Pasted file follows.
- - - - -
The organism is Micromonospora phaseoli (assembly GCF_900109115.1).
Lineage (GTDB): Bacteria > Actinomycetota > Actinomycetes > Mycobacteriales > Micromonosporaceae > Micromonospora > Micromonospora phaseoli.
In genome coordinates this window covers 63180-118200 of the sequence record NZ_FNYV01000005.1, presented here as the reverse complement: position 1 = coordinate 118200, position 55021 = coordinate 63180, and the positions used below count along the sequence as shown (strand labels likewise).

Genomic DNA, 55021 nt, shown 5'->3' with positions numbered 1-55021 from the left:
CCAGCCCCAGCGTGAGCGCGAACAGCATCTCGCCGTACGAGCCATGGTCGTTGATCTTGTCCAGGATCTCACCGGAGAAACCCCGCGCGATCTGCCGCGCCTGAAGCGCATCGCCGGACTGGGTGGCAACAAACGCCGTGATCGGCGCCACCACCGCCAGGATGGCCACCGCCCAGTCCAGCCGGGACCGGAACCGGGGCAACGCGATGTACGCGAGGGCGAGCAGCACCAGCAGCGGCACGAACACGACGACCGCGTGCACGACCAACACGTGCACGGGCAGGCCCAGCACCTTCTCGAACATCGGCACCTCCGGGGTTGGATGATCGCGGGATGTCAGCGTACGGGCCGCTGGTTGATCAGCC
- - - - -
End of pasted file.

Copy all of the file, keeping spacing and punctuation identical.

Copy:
The organism is Micromonospora phaseoli (assembly GCF_900109115.1).
Lineage (GTDB): Bacteria > Actinomycetota > Actinomycetes > Mycobacteriales > Micromonosporaceae > Micromonospora > Micromonospora phaseoli.
In genome coordinates this window covers 63180-118200 of the sequence record NZ_FNYV01000005.1, presented here as the reverse complement: position 1 = coordinate 118200, position 55021 = coordinate 63180, and the positions used below count along the sequence as shown (strand labels likewise).

Genomic DNA, 55021 nt, shown 5'->3' with positions numbered 1-55021 from the left:
CCAGCCCCAGCGTGAGCGCGAACAGCATCTCGCCGTACGAGCCATGGTCGTTGATCTTGTCCAGGATCTCACCGGAGAAACCCCGCGCGATCTGCCGCGCCTGAAGCGCATCGCCGGACTGGGTGGCAACAAACGCCGTGATCGGCGCCACCACCGCCAGGATGGCCACCGCCCAGTCCAGCCGGGACCGGAACCGGGGCAACGCGATGTACGCGAGGGCGAGCAGCACCAGCAGCGGCACGAACACGACGACCGCGTGCACGACCAACACGTGCACGGGCAGGCCCAGCACCTTCTCGAACATCGGCACCTCCGGGGTTGGATGATCGCGGGATGTCAGCGTACGGGCCGCTGGTTGATCAGCC